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From Noon of Joy to Night of Doubt

From noon of joy to night of doubt

Author: John Campbell Shairp (1871)
Tune: NOEL (Sullivan)
Published in 1 hymnal

Full Text

1 From noon of joy to night of doubt
our feelings come and go;
our best estate is toss'd about
in ceaseless ebb and flow;
no mood of feeling, form of thought,
is constant for a day,
but thou, O Lord, thou changest not;
the same thou art alway.

2 I grasp thy strength, make it my own,
my heart with peace is bless'd;
I lose my hold, and then comes down
darkness and cold unrest.
Let me no more my comfort draw
from my frail grasp of thee;
in this alone rejoice with awe,
thy mighty grasp of me.

3 Thy purpose of eternal good
let me but surely know;
on this I'll lean, let changing mood
and feeling come and go;
glad when thy sunshine fills my soul,
not sad when clouds o'ercast,
since thou within thy sure control
of love dost hold me fast.

Source: Rejoice in the Lord #160

Author: John Campbell Shairp

Shairp, John Campbell, LL.D., s. of Major Norman Shairp, was b. at Houstoun, West Lothian, July 30, 1819; student at the Univ. of Glasgow 1836-9; Snell Exhib., Balliol College Ox., 1840, and Newdigate Prize 1842. For a time he was assistant master at Rugby, then Professor of Latin at St. Andrews 1861; Principal of the United Coll., St Andrews, 1868, and Prof, of Poetry, Oxford, 1877. He died at Ormsary, Argyllshire, Sept. 18, 1885. The LL.D. was conferred upon him by the University of Edinburgh in 1884. His hymn:— Twixt gleams of joy and clouds of doubt. [God the Unchangeable.] Appeared in his Glen Desseray and other Poems, 1888, p. 265, and marked as having been written in 1871. It is in several collections, especially in America (e… Go to person page >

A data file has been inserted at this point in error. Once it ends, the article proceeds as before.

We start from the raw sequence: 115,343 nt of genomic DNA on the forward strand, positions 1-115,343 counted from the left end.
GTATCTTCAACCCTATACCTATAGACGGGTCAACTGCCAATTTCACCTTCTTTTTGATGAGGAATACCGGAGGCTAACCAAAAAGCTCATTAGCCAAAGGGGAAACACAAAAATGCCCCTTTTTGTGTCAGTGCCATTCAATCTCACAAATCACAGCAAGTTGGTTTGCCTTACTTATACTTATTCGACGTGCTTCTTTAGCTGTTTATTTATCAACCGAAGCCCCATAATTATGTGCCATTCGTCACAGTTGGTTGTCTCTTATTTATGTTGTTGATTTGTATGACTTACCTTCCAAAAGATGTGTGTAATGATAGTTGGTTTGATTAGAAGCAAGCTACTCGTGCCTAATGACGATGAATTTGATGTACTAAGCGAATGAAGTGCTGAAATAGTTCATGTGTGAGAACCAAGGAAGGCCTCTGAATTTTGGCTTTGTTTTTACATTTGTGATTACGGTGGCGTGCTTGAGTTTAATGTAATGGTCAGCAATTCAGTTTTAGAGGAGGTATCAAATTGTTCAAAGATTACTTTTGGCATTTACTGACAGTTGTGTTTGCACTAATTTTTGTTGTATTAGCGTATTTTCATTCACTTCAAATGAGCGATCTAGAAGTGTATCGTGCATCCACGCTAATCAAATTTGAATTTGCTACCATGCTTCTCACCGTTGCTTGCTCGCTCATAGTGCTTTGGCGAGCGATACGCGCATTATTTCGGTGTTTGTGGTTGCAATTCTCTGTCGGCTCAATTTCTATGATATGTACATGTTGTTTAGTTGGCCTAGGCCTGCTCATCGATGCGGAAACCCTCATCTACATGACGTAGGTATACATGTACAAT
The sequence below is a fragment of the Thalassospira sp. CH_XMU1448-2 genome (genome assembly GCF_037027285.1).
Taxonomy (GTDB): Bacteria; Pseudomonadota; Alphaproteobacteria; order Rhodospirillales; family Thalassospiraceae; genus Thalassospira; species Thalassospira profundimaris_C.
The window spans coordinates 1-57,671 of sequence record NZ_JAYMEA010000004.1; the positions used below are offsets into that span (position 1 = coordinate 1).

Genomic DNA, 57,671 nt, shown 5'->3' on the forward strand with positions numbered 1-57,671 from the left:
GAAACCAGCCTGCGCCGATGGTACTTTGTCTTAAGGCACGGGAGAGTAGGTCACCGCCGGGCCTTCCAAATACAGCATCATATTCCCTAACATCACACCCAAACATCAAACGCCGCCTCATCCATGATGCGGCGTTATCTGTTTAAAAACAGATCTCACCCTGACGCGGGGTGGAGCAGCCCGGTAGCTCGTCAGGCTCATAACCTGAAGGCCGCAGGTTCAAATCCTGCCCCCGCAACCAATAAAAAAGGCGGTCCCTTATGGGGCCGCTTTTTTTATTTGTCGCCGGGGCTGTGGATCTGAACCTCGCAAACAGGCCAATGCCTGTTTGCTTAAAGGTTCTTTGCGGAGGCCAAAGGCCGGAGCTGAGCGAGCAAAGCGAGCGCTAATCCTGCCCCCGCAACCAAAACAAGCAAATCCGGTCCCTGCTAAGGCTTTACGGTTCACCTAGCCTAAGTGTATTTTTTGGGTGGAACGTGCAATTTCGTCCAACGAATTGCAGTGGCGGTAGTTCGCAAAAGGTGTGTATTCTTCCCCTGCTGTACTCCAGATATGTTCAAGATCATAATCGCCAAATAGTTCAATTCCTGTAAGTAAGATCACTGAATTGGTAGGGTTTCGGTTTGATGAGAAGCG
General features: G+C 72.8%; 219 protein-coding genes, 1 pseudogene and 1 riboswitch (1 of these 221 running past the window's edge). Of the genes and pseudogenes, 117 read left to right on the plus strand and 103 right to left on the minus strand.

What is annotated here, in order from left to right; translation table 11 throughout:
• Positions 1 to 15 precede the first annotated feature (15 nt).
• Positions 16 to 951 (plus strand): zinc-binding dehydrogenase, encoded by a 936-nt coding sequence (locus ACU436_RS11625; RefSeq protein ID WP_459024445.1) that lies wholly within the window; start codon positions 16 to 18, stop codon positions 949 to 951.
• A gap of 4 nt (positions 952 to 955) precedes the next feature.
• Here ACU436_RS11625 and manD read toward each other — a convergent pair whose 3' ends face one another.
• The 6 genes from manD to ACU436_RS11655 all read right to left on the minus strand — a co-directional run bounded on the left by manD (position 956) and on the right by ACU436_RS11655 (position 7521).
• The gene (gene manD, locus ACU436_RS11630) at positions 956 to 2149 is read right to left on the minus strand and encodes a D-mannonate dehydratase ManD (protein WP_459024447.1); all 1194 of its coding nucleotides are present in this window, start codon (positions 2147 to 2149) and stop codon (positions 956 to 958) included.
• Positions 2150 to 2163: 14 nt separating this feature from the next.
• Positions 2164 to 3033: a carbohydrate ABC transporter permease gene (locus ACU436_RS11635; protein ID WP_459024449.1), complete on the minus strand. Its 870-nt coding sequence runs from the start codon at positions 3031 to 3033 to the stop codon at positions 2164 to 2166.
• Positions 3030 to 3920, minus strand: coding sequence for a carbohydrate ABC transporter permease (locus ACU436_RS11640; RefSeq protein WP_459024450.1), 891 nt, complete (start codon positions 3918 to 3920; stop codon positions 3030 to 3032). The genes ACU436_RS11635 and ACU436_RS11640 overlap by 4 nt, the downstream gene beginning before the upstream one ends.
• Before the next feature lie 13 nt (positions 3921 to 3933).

Text Information

First Line: From noon of joy to night of doubt
Title: From Noon of Joy to Night of Doubt
Author: John Campbell Shairp (1871)
Meter: D
Language: English


NOEL (Sullivan)

The tune NOEL (also used at 185) is also known as EARDISLEY or GERARD. Arthur Seymour Sullivan (b Lambeth, London. England. 1842; d. Westminster, London, 1900) adapted this traditional English melody (probably one of the variants of the folk song "Dives and Lazarus"), added phrases of his own to rec…

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